broadcast of A Christmas Karole always coincides with a steep uptick in profits, it has long been a tradition in Karole headquarters to hold the annual Christmas party on the same evening, with the show watched by drunken employees on a screen that got larger every year and is now a whole wall in the corporation’s conference hall on the 47th floor. Anyone who has worked at Karole for more than a few years knows the show’s dialogue by heart, and some people wll offer ribald variants on it in an allegedly hilarious fashion. One year someone in graphics produced a stop-motion fake ad showing the company’s famous Dirk and Debbie dolls copulating, cleverly managing to play this wheeze on the big screen during a commercial break. The lavish party is also when annual bonuses are handed out; and thanks to the profit-sharing scheme initiated by old man Karole’s son, Kleinholtz, these bonuses can be very large indeed. Door prizes at the party are similarly generous, with no one going home empty-handed, and not a few in possession of new Rolex watches or Tiffany diamond pins. The food is a sumptuous banquet catered by whoever the top people in town are this year; champagne literally flows from actual fountains; and the open bar is still serving cocktails at dawn, when a breakfast feast is wheeled in, its skirling fanfare played on bagpipes. There are thus many reasons to anticipate the Karole Christmas Party with a glee bordering on the febrile. But, alas, all this is about to change.
It is Christmas Eve, the day of this year’s party, the night of the beloved broadcast. Karl Karole, new CEO, majority shareholder, sits behind the mahogany acre of his desk staring fixedly at a two-inch-thick pile of paper that is the only thing resembling work on its expansive gleaming surface. There are picture windows on three sides of this vast office, with automatic electronic blinds inside the thermal panes activated by sunlight. Now they are all wide open, these blinds, as an indigo twilight descends on the world. To his right, far below, the slow broad St. Lawrence River begins to sparkle, as lights strung along the banks start to twinkle on. The year’s first snow is falling in fat white feathers, some of them sticking to the windows, where they slowly die, melting away into droplets that slide down out of sight to drip on dispirited pedestrians. Tomorrow I’ll be in Florida, Karl thinks, far from this boring building, out of this wretched climate and away from a stupid season infested by even stupider people. He picks up the pile of paper and fans its pages, throwing them down again, running his fingertips across the bold lettering on top: An Agreement Between the Karole Corporation International and Shanghai Galaxy of China Limited on the Sale of Karole Toys International. Pink Post-It notes protrude like tongues from the side facing him to mark those pages requiring his signature. He takes the fat black Montblanc Meisterstuck fountain pen from its bed on a gold tray, unscrews its cap, flips the contract open to its first pink fin and goes to scribble his signature on the line indicated by a pencilled X. Damn it all! The iridium-gold nib only makes ghostly indentations on the paper. Where the hell is ink when you need it? On an intercom he summons in Marie-Claire, an assistant, a new one hired the previous month, telling her to go buy ink.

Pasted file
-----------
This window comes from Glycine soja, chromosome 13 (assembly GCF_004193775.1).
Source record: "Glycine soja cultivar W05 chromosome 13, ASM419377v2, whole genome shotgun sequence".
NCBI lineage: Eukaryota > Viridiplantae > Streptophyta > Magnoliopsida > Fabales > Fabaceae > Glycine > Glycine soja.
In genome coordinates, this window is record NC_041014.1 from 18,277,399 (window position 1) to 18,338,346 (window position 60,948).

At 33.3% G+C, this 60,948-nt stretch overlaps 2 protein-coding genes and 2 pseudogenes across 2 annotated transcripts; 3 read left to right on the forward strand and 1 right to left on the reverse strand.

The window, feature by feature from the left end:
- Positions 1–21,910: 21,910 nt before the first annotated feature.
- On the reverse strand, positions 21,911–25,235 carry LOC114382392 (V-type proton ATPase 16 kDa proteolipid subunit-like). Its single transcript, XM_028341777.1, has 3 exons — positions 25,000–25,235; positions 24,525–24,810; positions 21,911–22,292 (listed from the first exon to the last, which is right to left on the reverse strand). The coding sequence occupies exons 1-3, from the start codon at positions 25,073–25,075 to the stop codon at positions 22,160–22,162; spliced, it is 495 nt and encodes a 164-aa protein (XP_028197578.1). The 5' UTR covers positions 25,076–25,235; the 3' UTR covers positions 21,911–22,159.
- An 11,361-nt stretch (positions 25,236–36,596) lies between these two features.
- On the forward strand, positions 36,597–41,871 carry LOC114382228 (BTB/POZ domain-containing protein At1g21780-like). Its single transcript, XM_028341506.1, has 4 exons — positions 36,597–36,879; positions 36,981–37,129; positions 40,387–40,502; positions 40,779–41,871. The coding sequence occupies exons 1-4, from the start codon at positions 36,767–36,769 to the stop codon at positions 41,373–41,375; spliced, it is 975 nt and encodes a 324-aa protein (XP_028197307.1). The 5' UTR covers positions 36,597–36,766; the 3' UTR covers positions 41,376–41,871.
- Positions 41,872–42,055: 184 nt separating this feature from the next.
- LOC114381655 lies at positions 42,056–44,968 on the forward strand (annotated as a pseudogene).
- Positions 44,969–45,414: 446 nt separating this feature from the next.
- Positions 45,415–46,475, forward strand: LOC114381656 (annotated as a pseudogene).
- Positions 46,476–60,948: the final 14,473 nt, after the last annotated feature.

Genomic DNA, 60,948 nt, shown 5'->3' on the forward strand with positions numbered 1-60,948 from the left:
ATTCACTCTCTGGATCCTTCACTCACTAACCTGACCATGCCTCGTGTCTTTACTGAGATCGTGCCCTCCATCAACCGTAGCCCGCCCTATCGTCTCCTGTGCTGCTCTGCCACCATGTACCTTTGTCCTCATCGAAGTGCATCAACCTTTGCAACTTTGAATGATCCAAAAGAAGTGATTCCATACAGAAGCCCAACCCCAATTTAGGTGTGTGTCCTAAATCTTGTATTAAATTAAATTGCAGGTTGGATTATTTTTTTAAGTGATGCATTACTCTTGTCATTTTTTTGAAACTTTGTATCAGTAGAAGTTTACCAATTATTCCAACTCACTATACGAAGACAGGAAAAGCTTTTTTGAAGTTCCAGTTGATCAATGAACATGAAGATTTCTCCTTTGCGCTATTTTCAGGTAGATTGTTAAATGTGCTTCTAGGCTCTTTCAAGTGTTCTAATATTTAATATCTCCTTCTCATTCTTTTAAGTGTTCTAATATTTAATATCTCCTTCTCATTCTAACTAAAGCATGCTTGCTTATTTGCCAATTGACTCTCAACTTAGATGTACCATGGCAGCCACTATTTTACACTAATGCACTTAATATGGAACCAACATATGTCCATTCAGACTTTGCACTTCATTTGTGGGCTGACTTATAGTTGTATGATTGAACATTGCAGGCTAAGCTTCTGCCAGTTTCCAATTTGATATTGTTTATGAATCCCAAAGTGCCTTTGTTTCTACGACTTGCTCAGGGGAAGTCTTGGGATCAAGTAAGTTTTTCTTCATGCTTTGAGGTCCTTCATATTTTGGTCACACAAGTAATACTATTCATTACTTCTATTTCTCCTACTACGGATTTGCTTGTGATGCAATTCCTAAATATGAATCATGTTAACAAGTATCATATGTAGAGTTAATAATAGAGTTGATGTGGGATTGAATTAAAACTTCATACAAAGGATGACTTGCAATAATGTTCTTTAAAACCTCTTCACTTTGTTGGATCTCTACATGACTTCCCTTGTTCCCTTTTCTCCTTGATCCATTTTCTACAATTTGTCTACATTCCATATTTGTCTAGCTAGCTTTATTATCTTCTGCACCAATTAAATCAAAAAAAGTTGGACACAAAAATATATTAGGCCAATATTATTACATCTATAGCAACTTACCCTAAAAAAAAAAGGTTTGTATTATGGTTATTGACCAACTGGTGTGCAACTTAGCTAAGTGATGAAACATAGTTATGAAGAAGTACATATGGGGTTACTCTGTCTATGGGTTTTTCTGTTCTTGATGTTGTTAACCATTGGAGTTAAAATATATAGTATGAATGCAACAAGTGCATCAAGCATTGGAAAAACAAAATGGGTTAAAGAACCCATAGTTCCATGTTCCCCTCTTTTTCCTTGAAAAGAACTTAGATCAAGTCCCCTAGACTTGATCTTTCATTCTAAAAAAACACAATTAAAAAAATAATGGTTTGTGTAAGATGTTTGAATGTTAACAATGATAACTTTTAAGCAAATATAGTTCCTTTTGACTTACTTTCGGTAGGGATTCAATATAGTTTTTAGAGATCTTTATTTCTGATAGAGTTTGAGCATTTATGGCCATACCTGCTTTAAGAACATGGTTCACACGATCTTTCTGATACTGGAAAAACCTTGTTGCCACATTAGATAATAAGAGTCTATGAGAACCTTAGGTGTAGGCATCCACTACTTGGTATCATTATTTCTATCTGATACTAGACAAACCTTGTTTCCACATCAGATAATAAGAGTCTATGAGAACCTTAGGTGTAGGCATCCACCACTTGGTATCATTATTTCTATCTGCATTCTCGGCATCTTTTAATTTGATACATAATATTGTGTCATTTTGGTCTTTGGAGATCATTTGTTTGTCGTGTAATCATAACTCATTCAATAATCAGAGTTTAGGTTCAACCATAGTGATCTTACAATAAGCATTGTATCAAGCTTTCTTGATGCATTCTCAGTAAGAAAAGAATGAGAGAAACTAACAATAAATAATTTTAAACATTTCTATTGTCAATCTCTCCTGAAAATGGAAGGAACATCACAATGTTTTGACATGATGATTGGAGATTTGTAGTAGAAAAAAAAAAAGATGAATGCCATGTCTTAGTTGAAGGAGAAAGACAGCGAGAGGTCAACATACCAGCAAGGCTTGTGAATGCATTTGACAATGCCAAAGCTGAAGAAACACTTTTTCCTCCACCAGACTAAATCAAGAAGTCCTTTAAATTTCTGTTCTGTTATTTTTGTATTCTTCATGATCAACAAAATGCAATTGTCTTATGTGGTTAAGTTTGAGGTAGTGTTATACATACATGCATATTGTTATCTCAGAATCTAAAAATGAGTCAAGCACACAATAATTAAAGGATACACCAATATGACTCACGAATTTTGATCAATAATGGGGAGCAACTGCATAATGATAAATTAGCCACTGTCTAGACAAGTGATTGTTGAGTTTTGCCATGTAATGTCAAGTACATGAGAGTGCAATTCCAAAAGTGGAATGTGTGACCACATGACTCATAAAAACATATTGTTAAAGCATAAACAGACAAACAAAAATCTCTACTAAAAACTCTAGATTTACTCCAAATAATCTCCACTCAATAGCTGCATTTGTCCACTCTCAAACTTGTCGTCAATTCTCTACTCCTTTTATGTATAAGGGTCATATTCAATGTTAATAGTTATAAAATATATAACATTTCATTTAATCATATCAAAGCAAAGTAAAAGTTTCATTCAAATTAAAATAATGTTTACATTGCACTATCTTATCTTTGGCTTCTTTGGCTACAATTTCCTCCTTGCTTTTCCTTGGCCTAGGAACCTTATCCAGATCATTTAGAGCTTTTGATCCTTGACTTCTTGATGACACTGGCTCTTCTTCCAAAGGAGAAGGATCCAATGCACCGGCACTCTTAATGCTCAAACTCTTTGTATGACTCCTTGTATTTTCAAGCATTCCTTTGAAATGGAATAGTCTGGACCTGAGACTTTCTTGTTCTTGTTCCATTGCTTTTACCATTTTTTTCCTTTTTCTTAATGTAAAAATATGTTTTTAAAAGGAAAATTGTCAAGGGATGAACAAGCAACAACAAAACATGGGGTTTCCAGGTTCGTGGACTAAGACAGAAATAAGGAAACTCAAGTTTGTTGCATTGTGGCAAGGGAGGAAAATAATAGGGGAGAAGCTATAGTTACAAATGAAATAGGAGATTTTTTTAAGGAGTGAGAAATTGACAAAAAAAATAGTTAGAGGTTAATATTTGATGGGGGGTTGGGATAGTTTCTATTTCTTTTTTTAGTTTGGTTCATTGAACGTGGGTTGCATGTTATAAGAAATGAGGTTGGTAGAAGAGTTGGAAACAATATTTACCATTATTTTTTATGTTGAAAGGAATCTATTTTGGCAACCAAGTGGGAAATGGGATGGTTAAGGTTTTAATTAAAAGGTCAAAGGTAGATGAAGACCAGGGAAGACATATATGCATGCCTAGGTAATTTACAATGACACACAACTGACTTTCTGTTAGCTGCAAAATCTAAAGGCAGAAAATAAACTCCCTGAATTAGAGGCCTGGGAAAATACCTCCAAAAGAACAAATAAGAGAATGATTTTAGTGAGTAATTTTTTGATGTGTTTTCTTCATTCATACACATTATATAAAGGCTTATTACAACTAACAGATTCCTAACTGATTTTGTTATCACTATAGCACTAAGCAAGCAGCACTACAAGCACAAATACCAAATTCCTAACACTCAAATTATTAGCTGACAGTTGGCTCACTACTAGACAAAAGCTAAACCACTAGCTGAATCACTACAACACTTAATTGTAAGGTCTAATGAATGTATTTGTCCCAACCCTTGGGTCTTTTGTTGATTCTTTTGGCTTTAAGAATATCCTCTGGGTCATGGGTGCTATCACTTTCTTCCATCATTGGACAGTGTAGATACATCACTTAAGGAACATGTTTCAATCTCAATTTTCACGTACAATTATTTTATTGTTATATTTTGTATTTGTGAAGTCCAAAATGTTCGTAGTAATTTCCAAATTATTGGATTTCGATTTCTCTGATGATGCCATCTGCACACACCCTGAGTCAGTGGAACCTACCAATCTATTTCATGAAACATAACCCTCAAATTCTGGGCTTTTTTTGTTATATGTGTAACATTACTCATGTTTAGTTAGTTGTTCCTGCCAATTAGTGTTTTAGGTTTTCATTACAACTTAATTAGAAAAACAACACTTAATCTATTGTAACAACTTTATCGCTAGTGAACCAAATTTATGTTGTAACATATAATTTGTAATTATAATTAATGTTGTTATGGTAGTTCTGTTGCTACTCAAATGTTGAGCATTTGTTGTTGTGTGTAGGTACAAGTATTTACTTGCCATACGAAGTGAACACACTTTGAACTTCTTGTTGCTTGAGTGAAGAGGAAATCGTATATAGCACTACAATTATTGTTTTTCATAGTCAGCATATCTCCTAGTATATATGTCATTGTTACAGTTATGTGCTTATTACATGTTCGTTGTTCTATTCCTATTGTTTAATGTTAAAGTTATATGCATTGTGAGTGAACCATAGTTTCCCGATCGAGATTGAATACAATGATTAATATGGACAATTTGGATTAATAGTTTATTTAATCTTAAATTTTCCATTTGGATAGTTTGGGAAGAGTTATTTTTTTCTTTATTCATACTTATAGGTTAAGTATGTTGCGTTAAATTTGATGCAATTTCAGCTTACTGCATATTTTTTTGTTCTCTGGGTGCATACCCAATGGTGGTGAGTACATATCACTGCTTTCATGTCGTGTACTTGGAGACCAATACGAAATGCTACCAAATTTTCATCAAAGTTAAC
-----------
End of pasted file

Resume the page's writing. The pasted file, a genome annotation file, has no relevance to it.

‘For the printer?’ she says, glancing down nervously at the I-Phone in her hand.
Karl Karole’s lip curls. Furrows form below his greying hairline as his eyebrows strive to meet up with it. ‘I don’t have a printer, Mary,’ he says through gritted teeth white as pearls. ‘You think I sit in here printing out shit all day long, do you?’
‘No sir,’ says Marie-Claire, her knees trembling beneath the woollen kilt. ‘I mean, I don’t know, sir…’
‘No,’ says Karl, ‘you don’t, do you? Well, rest assured, I don’t do that. The ink, Mary, is for my fountain pen.’ He holds up the Montblanc and waves it like a wand. Marie-Claire knits her brows and squints, clearly trying to ascertain what exactly it is he holds. ‘What’s the matter, Mary?’ he says.
Her expression is pained. ‘I’m not quite sure what you mean, sir,’ she says.
Karl rises, he traverses his enormous desk, he advances on the girl, pen in hand, snarl on face. ‘Now,’ he says, ‘be so kind as to tell me, Mary, which part of “Go buy ink for my pen” you don’t understand…’
‘I’ve never used that sort of pen, sir,’ she tells him, now enveloped in the stale, bitter odour emanating from Mr. Karole’s mouth. His flinty glare urges her to add, ‘So I’m not sure where you buy…’ But the new look on his ruddy face advises her to stop.
He pulls the gold watch on its chain from a pocket in his navy-blue cashmere pin-striped waistcoat, flipping open its cover to consult the face. Marie-Claire has never seen such a watch before. ‘It is nearly ten past four,’ Mary,’ he says, replacing the watch and looking up at her with a somewhat amazed expression. ‘Assuming they close at five, that gives you fifty minutes in which to buy a bottle of Montblanc ink and return here with it. Now,’ he goes on, waggling the pen between thumb and forefinger, ‘I am loathe to think there’s any part of that you’ve failed to grasp, but do say now if there is…’
Marie-Claire is uncertain of the response this requires, so she simply smiles sweetly and says, ‘I’m so looking forward to the party tonight, aren’t you, sir?’